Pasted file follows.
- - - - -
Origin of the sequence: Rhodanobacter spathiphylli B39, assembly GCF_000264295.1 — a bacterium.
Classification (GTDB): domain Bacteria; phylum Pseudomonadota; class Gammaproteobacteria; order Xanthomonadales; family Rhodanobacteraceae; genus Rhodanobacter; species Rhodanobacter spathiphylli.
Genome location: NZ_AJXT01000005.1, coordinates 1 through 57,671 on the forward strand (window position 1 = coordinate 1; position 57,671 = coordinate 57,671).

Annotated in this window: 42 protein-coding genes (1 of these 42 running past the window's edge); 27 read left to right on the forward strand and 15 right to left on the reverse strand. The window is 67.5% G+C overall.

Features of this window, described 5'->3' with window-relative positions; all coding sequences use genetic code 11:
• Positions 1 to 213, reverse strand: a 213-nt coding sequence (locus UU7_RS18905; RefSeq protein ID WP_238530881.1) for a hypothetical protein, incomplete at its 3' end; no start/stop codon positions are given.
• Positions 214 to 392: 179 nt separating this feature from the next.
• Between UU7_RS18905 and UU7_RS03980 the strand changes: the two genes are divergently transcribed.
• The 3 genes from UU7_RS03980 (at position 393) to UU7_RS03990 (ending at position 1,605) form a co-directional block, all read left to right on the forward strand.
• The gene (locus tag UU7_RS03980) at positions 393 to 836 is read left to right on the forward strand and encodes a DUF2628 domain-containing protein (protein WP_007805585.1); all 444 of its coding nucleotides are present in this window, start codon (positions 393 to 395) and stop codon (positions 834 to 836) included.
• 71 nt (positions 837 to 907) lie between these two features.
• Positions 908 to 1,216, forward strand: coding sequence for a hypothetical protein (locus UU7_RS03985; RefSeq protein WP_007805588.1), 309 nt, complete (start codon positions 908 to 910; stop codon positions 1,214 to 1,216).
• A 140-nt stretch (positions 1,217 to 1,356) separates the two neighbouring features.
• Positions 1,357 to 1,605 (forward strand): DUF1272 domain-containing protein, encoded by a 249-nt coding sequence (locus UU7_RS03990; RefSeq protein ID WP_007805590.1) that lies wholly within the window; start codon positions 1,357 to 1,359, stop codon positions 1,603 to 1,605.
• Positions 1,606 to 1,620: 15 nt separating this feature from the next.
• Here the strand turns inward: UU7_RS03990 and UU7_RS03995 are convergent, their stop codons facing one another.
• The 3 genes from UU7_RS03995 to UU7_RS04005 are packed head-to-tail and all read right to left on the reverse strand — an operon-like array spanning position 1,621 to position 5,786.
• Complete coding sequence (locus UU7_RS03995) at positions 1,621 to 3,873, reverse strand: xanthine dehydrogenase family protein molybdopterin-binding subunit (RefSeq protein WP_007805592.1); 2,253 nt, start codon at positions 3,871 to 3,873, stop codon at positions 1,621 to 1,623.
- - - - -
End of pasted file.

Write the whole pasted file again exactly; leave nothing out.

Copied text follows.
Origin of the sequence: Rhodanobacter spathiphylli B39, assembly GCF_000264295.1 — a bacterium.
Classification (GTDB): domain Bacteria; phylum Pseudomonadota; class Gammaproteobacteria; order Xanthomonadales; family Rhodanobacteraceae; genus Rhodanobacter; species Rhodanobacter spathiphylli.
Genome location: NZ_AJXT01000005.1, coordinates 1 through 57,671 on the forward strand (window position 1 = coordinate 1; position 57,671 = coordinate 57,671).

Annotated in this window: 42 protein-coding genes (1 of these 42 running past the window's edge); 27 read left to right on the forward strand and 15 right to left on the reverse strand. The window is 67.5% G+C overall.

Features of this window, described 5'->3' with window-relative positions; all coding sequences use genetic code 11:
• Positions 1 to 213, reverse strand: a 213-nt coding sequence (locus UU7_RS18905; RefSeq protein ID WP_238530881.1) for a hypothetical protein, incomplete at its 3' end; no start/stop codon positions are given.
• Positions 214 to 392: 179 nt separating this feature from the next.
• Between UU7_RS18905 and UU7_RS03980 the strand changes: the two genes are divergently transcribed.
• The 3 genes from UU7_RS03980 (at position 393) to UU7_RS03990 (ending at position 1,605) form a co-directional block, all read left to right on the forward strand.
• The gene (locus tag UU7_RS03980) at positions 393 to 836 is read left to right on the forward strand and encodes a DUF2628 domain-containing protein (protein WP_007805585.1); all 444 of its coding nucleotides are present in this window, start codon (positions 393 to 395) and stop codon (positions 834 to 836) included.
• 71 nt (positions 837 to 907) lie between these two features.
• Positions 908 to 1,216, forward strand: coding sequence for a hypothetical protein (locus UU7_RS03985; RefSeq protein WP_007805588.1), 309 nt, complete (start codon positions 908 to 910; stop codon positions 1,214 to 1,216).
• A 140-nt stretch (positions 1,217 to 1,356) separates the two neighbouring features.
• Positions 1,357 to 1,605 (forward strand): DUF1272 domain-containing protein, encoded by a 249-nt coding sequence (locus UU7_RS03990; RefSeq protein ID WP_007805590.1) that lies wholly within the window; start codon positions 1,357 to 1,359, stop codon positions 1,603 to 1,605.
• Positions 1,606 to 1,620: 15 nt separating this feature from the next.
• Here the strand turns inward: UU7_RS03990 and UU7_RS03995 are convergent, their stop codons facing one another.
• The 3 genes from UU7_RS03995 to UU7_RS04005 are packed head-to-tail and all read right to left on the reverse strand — an operon-like array spanning position 1,621 to position 5,786.
• Complete coding sequence (locus UU7_RS03995) at positions 1,621 to 3,873, reverse strand: xanthine dehydrogenase family protein molybdopterin-binding subunit (RefSeq protein WP_007805592.1); 2,253 nt, start codon at positions 3,871 to 3,873, stop codon at positions 1,621 to 1,623.